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Beaver Lake has only a few areas of open water left for ducks and other wildlife.

New rescue mission for Stanley Park’s ‘Incredible Shrinking Lake’

The latest ideas for preventing a beloved lake in Stanley Park from turning into a swamp will go before the…

By Ian Holliday , in Environment Feature story , on October 16, 2013 Tags: ,

Ducks in Beaver Lake
Beaver Lake has only a few areas of open water left for ducks and other wildlife.

The latest ideas for preventing a beloved lake in Stanley Park from turning into a swamp will go before the public next month.

A consultant for the  Vancouver park board will present several possible plans for saving Beaver Lake at an open house meeting in November, the date of which had not been scheduled as of Oct. 16.

The lake has been shrinking for decades and could soon cease to be recognizable as a lake.

Consultants AquaTerra Environmental will be seeking comments from the public on the plans.

The ‘Incredible Shrinking Lake’

Lakes do shrink over time, filling in and eventually transitioning from lake to swamp to dry land. What’s unusual about Beaver Lake is that this process has taken place in just a few decades.

When the Stanley Park causeway was constructed in 1938, the lake’s surface covered 6.7 hectares. By 1997, it covered just 3.9 hectares.

The lake has also been getting shallower. More than 70 per cent of its surface is now covered by waterlilies and other plants, and past estimates have suggested there could be no open water left by the year 2020.

Sign shows 'the incredible shrinking lake'
Beaver Lake is described to visitors as ‘The Incredible Shrinking Lake.’

“Older visitors to the park have said they would even come here for ice skating,” said Robyn Worcester, conservation programs manager for the Stanley Park Ecology Society. “You couldn’t do that now.”

Humans are the primary cause of Beaver Lake’s shrinkiage, Worcester said.

The construction of the causeway and the gravel trail encircling the lake reduced the amount of rainwater that ends up in the lake and increased the amount of sediment in the water that does make it.

Similarly, the introduction of invasive fragrant pond lilies has hastened the build-up of sediment on the lake’s bottom and overgrown its surface.

The lake, and the creek that flows out of it, is one of only a handful of freshwater habitats in the city of Vancouver. It is home to several species considered at risk in southern British Columbia, including coastal cutthroat trout, blue dasher dragonflies, and great blue herons.

If Beaver Lake disappeared, “it would be a loss of biodiversity for the city of Vancouver,” Worcester said.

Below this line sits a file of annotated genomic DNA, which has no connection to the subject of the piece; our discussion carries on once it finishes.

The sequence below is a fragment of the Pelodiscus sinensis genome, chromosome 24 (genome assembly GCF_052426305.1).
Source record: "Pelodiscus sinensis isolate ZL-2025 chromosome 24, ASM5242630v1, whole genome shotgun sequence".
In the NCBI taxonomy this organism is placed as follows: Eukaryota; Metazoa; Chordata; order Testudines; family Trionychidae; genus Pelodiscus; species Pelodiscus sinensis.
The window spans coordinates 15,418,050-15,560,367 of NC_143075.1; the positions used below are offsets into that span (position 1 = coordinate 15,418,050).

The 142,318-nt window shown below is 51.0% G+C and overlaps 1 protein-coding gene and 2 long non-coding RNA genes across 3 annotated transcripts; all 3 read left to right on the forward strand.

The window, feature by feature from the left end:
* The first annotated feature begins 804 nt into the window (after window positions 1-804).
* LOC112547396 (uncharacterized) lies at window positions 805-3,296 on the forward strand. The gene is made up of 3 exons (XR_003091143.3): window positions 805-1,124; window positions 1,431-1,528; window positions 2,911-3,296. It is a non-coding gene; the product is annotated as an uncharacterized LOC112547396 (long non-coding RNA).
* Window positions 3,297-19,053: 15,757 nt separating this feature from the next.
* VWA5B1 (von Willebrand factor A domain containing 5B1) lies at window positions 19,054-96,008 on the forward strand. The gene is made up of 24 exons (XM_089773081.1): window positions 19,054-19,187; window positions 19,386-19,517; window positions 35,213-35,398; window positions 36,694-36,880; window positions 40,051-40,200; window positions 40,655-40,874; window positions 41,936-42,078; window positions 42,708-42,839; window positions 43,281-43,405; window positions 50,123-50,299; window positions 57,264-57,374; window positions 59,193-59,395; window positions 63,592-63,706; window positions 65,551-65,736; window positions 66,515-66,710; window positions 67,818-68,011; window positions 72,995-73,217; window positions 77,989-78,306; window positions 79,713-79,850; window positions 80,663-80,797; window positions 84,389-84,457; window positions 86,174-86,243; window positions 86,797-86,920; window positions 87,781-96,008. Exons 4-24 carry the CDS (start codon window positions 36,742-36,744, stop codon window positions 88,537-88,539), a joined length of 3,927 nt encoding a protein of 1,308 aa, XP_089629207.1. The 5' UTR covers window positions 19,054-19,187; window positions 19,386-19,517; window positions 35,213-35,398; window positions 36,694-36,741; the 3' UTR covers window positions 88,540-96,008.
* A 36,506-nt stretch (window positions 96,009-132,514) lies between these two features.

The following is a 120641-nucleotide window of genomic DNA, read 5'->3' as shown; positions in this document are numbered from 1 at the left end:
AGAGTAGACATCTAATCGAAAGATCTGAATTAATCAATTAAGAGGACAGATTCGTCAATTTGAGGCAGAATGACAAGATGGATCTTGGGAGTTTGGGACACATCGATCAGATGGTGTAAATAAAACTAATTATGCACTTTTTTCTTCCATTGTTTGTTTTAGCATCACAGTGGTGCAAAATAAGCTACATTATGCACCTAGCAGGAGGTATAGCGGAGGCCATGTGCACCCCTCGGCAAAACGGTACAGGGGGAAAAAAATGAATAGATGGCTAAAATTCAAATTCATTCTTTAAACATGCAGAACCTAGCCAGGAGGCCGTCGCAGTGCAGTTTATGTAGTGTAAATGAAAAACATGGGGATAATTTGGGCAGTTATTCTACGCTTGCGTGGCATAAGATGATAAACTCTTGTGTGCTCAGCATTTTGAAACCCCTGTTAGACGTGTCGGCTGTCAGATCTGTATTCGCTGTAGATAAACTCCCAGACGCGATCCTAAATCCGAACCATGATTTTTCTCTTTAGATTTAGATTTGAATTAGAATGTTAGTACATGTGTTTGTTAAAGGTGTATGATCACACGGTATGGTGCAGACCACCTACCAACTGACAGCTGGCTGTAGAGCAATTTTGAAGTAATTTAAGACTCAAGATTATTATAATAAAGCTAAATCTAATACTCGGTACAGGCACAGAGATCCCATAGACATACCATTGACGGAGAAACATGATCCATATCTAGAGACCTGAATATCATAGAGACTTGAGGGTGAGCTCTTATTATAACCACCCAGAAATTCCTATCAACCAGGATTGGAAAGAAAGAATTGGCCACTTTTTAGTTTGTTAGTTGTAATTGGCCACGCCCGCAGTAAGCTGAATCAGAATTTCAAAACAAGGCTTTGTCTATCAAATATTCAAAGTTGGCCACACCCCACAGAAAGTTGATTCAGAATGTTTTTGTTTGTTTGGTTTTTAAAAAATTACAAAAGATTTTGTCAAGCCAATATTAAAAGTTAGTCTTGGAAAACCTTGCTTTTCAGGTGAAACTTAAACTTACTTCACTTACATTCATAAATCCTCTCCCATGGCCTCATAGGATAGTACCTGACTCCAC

A plan for restoration

Past studies of the Beaver Lake problem have come to differing conclusions about what should be done to solve it. A 1985 report recommended dredging the lake at a cost of up to $218,000 — worth roughly $425,000 today.

[pullquote align=”right”]We’ve known it was a problem since before 1985. We’ve known it was getting worse.[/pullquote]In 1999, a similar study recommended against dredging, taking the approach that the park board should try to limit future damage to the lake, rather than try to actively reverse it.

AquaTerra’s recommendations won’t be known until the open house, but dredging is “certainly an option,” said Alan Duncan, an environmental planner for the park board.

He said he believes the public will be more receptive to future plans for restoring the lake.

After the 2006 windstorm that blew down trees across Stanley Park, many people “rediscovered” the park’s interior, Duncan said. Because of the storm, both elected officials and the general public are now more aware of the need to actively maintain the park’s environment.

‘It’s going to be expensive’

The current study of Beaver Lake is part of the Stanley Park ecological action plan, which grew out of the park board’s and ecology society’s responses to the storm.

“Beaver Lake was number one on the list,” Duncan said. “We’ve known it was a problem since before 1985. We’ve known it was getting worse.”

The city allocated $500,000 in its 2012-14 capital plan for the implementation of the ecological action plan. Of that total, $300,000 is scheduled to be spent in next year’s budget.

Nearly all of it will be used for work on Beaver Lake, but it likely won’t be enough to cover the cost of the consultant’s proposal, regardless of what that proposal entails.

“We don’t know what it’s going to be, but we’re anticipating it’s going to be expensive,” Duncan said.

He said he expects whatever work the consultant suggests to be “phaseable.” This would allow work to begin on one part of the project while the park board seeks additional funding for the rest.

Updated Nov. 7: The park board has scheduled two open houses with the Beaver Lake consultant. The first is scheduled for Thursday, Nov. 21, at the Coal Harbour Community Centre from 4 to 8 p.m. The second is scheduled for Saturday, Nov. 23, at the West End Community Centre from noon to 4 p.m. More information is available on the project website.